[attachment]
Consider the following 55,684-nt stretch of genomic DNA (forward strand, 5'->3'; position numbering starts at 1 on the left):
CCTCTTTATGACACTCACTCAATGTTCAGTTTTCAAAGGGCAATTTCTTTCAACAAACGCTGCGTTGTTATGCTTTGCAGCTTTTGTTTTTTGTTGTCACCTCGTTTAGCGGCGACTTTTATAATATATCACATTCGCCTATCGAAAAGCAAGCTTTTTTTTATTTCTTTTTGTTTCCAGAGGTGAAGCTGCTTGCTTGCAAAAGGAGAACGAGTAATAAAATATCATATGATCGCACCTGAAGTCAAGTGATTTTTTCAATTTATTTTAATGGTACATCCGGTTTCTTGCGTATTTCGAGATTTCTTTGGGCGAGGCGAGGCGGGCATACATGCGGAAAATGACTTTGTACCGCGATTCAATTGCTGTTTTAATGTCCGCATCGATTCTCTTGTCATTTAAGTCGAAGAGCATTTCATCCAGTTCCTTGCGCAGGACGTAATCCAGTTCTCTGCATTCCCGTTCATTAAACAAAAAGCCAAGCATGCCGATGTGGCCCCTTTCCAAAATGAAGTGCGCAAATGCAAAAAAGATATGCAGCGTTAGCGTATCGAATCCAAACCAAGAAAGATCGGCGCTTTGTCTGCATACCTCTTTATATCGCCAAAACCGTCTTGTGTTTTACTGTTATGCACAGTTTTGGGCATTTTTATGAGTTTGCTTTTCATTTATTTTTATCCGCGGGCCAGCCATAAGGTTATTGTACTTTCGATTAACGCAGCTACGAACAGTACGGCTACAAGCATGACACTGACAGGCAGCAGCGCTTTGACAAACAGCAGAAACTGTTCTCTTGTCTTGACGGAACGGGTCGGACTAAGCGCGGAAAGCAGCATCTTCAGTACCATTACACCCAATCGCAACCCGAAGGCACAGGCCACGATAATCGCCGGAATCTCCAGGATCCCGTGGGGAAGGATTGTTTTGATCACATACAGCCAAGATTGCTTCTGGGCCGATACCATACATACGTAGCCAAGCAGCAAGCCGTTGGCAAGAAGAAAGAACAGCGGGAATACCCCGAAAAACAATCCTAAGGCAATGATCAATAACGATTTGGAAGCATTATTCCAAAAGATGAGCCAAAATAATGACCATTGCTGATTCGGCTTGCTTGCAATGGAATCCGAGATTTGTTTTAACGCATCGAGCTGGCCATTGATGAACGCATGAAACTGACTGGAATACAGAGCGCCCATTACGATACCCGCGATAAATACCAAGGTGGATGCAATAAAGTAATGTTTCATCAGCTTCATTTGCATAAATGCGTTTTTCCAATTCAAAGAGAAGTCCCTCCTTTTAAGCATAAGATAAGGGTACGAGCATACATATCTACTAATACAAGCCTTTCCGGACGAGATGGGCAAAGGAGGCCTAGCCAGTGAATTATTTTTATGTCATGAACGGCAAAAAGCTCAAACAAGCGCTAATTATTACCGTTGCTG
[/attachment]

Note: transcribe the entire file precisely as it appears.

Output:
Consider the following 55,684-nt stretch of genomic DNA (forward strand, 5'->3'; position numbering starts at 1 on the left):
CCTCTTTATGACACTCACTCAATGTTCAGTTTTCAAAGGGCAATTTCTTTCAACAAACGCTGCGTTGTTATGCTTTGCAGCTTTTGTTTTTTGTTGTCACCTCGTTTAGCGGCGACTTTTATAATATATCACATTCGCCTATCGAAAAGCAAGCTTTTTTTTATTTCTTTTTGTTTCCAGAGGTGAAGCTGCTTGCTTGCAAAAGGAGAACGAGTAATAAAATATCATATGATCGCACCTGAAGTCAAGTGATTTTTTCAATTTATTTTAATGGTACATCCGGTTTCTTGCGTATTTCGAGATTTCTTTGGGCGAGGCGAGGCGGGCATACATGCGGAAAATGACTTTGTACCGCGATTCAATTGCTGTTTTAATGTCCGCATCGATTCTCTTGTCATTTAAGTCGAAGAGCATTTCATCCAGTTCCTTGCGCAGGACGTAATCCAGTTCTCTGCATTCCCGTTCATTAAACAAAAAGCCAAGCATGCCGATGTGGCCCCTTTCCAAAATGAAGTGCGCAAATGCAAAAAAGATATGCAGCGTTAGCGTATCGAATCCAAACCAAGAAAGATCGGCGCTTTGTCTGCATACCTCTTTATATCGCCAAAACCGTCTTGTGTTTTACTGTTATGCACAGTTTTGGGCATTTTTATGAGTTTGCTTTTCATTTATTTTTATCCGCGGGCCAGCCATAAGGTTATTGTACTTTCGATTAACGCAGCTACGAACAGTACGGCTACAAGCATGACACTGACAGGCAGCAGCGCTTTGACAAACAGCAGAAACTGTTCTCTTGTCTTGACGGAACGGGTCGGACTAAGCGCGGAAAGCAGCATCTTCAGTACCATTACACCCAATCGCAACCCGAAGGCACAGGCCACGATAATCGCCGGAATCTCCAGGATCCCGTGGGGAAGGATTGTTTTGATCACATACAGCCAAGATTGCTTCTGGGCCGATACCATACATACGTAGCCAAGCAGCAAGCCGTTGGCAAGAAGAAAGAACAGCGGGAATACCCCGAAAAACAATCCTAAGGCAATGATCAATAACGATTTGGAAGCATTATTCCAAAAGATGAGCCAAAATAATGACCATTGCTGATTCGGCTTGCTTGCAATGGAATCCGAGATTTGTTTTAACGCATCGAGCTGGCCATTGATGAACGCATGAAACTGACTGGAATACAGAGCGCCCATTACGATACCCGCGATAAATACCAAGGTGGATGCAATAAAGTAATGTTTCATCAGCTTCATTTGCATAAATGCGTTTTTCCAATTCAAAGAGAAGTCCCTCCTTTTAAGCATAAGATAAGGGTACGAGCATACATATCTACTAATACAAGCCTTTCCGGACGAGATGGGCAAAGGAGGCCTAGCCAGTGAATTATTTTTATGTCATGAACGGCAAAAAGCTCAAACAAGCGCTAATTATTACCGTTGCTG